The pee of one man may be a lot more expensive than that of another. No, I am not talking about some weird water sports. This is about those who have an almost religious fervour about supplements.
They may pig out on vitamins A, B, C, D or E. They may drink exotic herbal concoctions “guaranteed” to restore mental and sexual vigour. Having damned Big Pharma and declared war on our pill-obsessed culture they are determined to supplement their bodies with natural products, not chemicals. They want to stay happy, healthy, forever young and free. Or are they just opting for expensive pee?
From 2003 to 2004, Health Canada moved to ensure vitamins and supplements must show the type, source and potency of ingredients, as well as supporting evidence of health claims.
“The new regulations certainly had an effect on the kind and the number of products available on the market, as well as the ability to market them effectively,” says Svetlana Uduslivaia, a research analyst for Euromonitor International. “The overall market has been shrinking, especially with regards to vitamins and dietary supplements. We anticipate a decline of over one per cent in constant value over 2009-2014 in those two areas,” she said in an interview.
Sales of herbal supplements plunged before the new regulations because of warnings about product safety and quality and the lack of good science behind their claims.
Sales of some foods – extra-calcium milk, omega-3 fortified milk and omega-3 juices – have also been weak, despite the hype. Bill Martineau, market analyst for The Freedonia Group, which analyzes trends, says he expects to see growth in the development of nutraceuticals, but consumers are still wary. “Full or partial reimbursement for prescription medication typically reduces consumer propensity to purchase nutritional preparations, functional foods, dietary supplements and other nutraceutical-based products,” he says.
Market experts expect a five per cent increase in constant value of vitamin D sales from 2009-2014. This is attributed to many studies and endorsements by health professionals that claim health benefits for vitamin D supplements. Fish oils are another area of projected growth, as are probiotic supplements.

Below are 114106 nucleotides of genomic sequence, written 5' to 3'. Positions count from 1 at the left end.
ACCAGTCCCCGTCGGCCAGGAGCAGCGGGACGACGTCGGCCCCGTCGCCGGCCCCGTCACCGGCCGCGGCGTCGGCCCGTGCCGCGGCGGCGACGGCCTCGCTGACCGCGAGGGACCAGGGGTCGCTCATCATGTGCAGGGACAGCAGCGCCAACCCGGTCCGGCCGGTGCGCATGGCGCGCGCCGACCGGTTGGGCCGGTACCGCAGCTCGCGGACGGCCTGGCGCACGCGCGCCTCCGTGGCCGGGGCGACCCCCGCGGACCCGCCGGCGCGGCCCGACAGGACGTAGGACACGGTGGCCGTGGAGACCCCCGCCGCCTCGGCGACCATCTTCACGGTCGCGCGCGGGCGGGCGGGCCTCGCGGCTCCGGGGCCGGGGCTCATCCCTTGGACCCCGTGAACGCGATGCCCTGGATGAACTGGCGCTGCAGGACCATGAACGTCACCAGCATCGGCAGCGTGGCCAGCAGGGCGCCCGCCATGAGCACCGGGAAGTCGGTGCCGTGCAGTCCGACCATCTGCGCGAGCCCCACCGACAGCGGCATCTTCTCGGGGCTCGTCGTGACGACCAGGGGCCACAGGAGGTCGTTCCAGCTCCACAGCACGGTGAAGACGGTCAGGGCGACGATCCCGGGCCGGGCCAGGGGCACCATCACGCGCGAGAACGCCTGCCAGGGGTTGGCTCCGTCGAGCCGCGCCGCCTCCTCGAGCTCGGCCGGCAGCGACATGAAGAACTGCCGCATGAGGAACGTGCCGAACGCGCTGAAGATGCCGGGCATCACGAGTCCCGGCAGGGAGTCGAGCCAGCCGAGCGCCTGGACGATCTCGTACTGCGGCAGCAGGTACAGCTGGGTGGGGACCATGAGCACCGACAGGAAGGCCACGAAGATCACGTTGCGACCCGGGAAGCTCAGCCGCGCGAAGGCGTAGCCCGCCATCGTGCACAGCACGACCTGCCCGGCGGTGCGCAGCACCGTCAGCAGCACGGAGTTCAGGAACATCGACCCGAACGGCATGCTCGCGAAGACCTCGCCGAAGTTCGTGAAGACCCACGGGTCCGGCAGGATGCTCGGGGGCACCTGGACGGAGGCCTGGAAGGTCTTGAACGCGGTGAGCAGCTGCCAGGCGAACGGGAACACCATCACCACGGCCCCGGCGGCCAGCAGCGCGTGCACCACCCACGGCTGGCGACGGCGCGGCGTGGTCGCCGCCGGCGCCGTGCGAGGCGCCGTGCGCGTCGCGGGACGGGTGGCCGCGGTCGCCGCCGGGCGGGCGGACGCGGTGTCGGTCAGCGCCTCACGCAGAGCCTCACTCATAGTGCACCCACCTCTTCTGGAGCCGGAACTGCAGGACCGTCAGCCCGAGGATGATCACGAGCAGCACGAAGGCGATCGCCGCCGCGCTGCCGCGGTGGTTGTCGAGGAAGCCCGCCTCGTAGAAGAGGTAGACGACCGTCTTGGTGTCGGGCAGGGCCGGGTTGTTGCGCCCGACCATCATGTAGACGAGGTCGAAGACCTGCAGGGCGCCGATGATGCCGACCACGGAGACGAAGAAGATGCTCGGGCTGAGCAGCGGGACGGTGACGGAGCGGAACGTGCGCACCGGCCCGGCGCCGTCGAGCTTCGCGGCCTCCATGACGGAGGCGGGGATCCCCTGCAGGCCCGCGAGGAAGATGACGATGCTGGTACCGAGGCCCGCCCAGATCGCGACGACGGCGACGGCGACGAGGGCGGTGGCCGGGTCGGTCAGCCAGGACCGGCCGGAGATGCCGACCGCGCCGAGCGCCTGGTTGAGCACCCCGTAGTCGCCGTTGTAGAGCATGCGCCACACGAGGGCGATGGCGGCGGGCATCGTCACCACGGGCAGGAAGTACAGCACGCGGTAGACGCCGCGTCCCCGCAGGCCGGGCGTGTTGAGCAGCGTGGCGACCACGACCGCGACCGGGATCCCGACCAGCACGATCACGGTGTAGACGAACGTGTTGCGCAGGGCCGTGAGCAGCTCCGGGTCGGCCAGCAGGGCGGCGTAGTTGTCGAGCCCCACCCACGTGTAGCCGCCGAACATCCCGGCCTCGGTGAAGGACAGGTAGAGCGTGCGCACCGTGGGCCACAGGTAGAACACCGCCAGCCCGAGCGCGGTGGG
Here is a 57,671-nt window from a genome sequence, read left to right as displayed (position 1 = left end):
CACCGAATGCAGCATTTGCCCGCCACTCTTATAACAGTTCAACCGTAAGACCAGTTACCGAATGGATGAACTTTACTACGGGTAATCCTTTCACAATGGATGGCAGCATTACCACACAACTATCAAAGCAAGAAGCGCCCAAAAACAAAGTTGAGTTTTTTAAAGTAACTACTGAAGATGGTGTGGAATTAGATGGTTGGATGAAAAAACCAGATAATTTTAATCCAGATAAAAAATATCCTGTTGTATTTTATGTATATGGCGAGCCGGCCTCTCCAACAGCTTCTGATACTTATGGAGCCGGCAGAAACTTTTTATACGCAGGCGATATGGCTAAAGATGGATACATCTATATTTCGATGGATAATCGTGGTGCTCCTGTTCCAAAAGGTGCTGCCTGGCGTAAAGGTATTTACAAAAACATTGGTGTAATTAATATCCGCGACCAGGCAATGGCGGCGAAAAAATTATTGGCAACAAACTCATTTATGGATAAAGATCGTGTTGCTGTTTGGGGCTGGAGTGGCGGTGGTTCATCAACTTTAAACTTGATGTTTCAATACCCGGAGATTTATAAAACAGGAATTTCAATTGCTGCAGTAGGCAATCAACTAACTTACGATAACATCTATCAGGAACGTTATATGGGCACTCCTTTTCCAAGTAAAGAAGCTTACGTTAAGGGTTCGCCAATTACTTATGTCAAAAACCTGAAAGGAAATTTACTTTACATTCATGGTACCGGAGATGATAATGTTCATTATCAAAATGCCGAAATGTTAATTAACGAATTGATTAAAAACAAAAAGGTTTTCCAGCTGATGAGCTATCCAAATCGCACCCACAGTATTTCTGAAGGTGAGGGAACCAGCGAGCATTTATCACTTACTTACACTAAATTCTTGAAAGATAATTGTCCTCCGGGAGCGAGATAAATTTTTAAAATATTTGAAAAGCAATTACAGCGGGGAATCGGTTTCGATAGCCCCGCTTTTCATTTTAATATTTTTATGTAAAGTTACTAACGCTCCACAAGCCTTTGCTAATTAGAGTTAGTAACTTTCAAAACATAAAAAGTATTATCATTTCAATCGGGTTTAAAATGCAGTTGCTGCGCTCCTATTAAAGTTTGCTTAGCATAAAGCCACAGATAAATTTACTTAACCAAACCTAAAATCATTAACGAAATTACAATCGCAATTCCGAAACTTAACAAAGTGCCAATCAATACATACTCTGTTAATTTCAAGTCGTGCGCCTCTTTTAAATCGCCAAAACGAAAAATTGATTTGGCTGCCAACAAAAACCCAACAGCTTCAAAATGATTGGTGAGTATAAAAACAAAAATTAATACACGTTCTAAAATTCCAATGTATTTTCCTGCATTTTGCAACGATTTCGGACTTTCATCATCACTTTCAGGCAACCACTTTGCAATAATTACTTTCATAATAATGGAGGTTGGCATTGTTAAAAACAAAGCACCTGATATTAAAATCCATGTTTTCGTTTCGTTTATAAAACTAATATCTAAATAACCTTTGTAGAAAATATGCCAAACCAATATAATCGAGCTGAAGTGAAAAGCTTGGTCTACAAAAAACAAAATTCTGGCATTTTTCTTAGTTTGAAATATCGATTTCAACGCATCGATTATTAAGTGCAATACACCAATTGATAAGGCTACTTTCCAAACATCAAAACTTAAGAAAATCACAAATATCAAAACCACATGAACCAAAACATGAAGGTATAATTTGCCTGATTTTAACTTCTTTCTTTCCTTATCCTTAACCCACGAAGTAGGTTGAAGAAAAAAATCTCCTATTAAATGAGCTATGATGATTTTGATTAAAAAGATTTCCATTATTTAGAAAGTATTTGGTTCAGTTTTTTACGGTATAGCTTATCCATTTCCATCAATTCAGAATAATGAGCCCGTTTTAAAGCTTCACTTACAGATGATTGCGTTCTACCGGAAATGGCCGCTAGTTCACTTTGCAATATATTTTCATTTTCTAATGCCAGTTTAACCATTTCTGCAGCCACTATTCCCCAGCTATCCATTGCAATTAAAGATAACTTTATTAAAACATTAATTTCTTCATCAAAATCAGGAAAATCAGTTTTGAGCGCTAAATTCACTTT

Marni McFadden a dietitian with Nine Circles Health Centre, says she’s leery of mega-dosing on single vitamins or supplements, but has no problem with multivitamins, which many people take.
“There are situations where people may have a deficiency in vitamin D or calcium or iron and it’s fine to take extra,” she says. “But it gets trickier on the herbal side because we often lack evidence on the longer-term effects and some of them can interact negatively with medications.”
A good example would be St. John’s Wort, often taken for depression. It has been shown to interact with anti-retroviral medications taken by people with HIV. Illustration by DYLAN BEKKERING
McFadden says some supplements claim to help with cholesterol levels or arthritis, but again there is a lack of documented evidence. “There might also be a placebo effect where people believe it is helping and that’s OK as long as the product does no harm,” she says.
So who to trust? For your health’s sake, consult a doctor of dietitian before going overboard. Pricey pee is not a sound investment.
–Peter Carlye-Gordge is a Winnipeg-based freelance writer, former producer for CBC and former Maclean’s writer. To comment on this or any other article in Outwords, write to firstname.lastname@example.org